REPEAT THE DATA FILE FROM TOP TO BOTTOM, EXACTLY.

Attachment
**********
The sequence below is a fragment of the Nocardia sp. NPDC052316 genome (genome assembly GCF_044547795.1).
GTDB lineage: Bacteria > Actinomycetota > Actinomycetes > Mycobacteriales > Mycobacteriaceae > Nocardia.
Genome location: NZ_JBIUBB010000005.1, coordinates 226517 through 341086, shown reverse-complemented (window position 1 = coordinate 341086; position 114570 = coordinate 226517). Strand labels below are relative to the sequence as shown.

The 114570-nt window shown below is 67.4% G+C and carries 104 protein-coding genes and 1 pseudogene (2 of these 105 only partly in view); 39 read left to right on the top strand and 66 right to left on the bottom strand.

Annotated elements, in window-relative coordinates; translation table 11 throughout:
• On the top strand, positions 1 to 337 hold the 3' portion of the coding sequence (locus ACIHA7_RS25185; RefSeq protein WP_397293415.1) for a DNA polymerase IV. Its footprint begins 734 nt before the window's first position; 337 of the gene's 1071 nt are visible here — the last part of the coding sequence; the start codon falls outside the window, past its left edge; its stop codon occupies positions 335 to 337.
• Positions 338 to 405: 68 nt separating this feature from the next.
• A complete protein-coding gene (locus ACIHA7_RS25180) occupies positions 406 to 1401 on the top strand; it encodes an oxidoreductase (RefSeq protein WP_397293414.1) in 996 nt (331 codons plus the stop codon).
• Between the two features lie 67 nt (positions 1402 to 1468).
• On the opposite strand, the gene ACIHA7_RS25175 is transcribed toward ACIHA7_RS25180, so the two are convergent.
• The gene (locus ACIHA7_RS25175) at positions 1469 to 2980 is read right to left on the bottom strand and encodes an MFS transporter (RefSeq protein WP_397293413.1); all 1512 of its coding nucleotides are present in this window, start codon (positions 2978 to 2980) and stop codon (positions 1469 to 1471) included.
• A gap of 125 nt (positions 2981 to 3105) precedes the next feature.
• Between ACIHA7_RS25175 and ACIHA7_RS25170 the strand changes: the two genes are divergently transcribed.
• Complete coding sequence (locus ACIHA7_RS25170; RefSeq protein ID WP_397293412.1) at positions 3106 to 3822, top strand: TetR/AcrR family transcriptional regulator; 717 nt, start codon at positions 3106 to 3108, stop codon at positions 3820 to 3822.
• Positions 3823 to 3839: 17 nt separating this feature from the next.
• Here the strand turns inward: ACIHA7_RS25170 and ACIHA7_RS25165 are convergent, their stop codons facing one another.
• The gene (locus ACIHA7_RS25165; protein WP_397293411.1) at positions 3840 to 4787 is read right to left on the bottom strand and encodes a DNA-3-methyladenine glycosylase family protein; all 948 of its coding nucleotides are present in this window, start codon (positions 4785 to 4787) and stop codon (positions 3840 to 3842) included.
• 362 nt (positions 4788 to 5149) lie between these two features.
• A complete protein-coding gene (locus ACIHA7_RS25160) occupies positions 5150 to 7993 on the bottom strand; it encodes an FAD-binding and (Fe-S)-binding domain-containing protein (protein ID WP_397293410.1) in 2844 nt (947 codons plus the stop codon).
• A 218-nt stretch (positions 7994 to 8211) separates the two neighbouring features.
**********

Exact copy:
The sequence below is a fragment of the Nocardia sp. NPDC052316 genome (genome assembly GCF_044547795.1).
GTDB lineage: Bacteria > Actinomycetota > Actinomycetes > Mycobacteriales > Mycobacteriaceae > Nocardia.
Genome location: NZ_JBIUBB010000005.1, coordinates 226517 through 341086, shown reverse-complemented (window position 1 = coordinate 341086; position 114570 = coordinate 226517). Strand labels below are relative to the sequence as shown.

The 114570-nt window shown below is 67.4% G+C and carries 104 protein-coding genes and 1 pseudogene (2 of these 105 only partly in view); 39 read left to right on the top strand and 66 right to left on the bottom strand.

Annotated elements, in window-relative coordinates; translation table 11 throughout:
• On the top strand, positions 1 to 337 hold the 3' portion of the coding sequence (locus ACIHA7_RS25185; RefSeq protein WP_397293415.1) for a DNA polymerase IV. Its footprint begins 734 nt before the window's first position; 337 of the gene's 1071 nt are visible here — the last part of the coding sequence; the start codon falls outside the window, past its left edge; its stop codon occupies positions 335 to 337.
• Positions 338 to 405: 68 nt separating this feature from the next.
• A complete protein-coding gene (locus ACIHA7_RS25180) occupies positions 406 to 1401 on the top strand; it encodes an oxidoreductase (RefSeq protein WP_397293414.1) in 996 nt (331 codons plus the stop codon).
• Between the two features lie 67 nt (positions 1402 to 1468).
• On the opposite strand, the gene ACIHA7_RS25175 is transcribed toward ACIHA7_RS25180, so the two are convergent.
• The gene (locus ACIHA7_RS25175) at positions 1469 to 2980 is read right to left on the bottom strand and encodes an MFS transporter (RefSeq protein WP_397293413.1); all 1512 of its coding nucleotides are present in this window, start codon (positions 2978 to 2980) and stop codon (positions 1469 to 1471) included.
• A gap of 125 nt (positions 2981 to 3105) precedes the next feature.
• Between ACIHA7_RS25175 and ACIHA7_RS25170 the strand changes: the two genes are divergently transcribed.
• Complete coding sequence (locus ACIHA7_RS25170; RefSeq protein ID WP_397293412.1) at positions 3106 to 3822, top strand: TetR/AcrR family transcriptional regulator; 717 nt, start codon at positions 3106 to 3108, stop codon at positions 3820 to 3822.
• Positions 3823 to 3839: 17 nt separating this feature from the next.
• Here the strand turns inward: ACIHA7_RS25170 and ACIHA7_RS25165 are convergent, their stop codons facing one another.
• The gene (locus ACIHA7_RS25165; protein WP_397293411.1) at positions 3840 to 4787 is read right to left on the bottom strand and encodes a DNA-3-methyladenine glycosylase family protein; all 948 of its coding nucleotides are present in this window, start codon (positions 4785 to 4787) and stop codon (positions 3840 to 3842) included.
• 362 nt (positions 4788 to 5149) lie between these two features.
• A complete protein-coding gene (locus ACIHA7_RS25160) occupies positions 5150 to 7993 on the bottom strand; it encodes an FAD-binding and (Fe-S)-binding domain-containing protein (protein ID WP_397293410.1) in 2844 nt (947 codons plus the stop codon).
• A 218-nt stretch (positions 7994 to 8211) separates the two neighbouring features.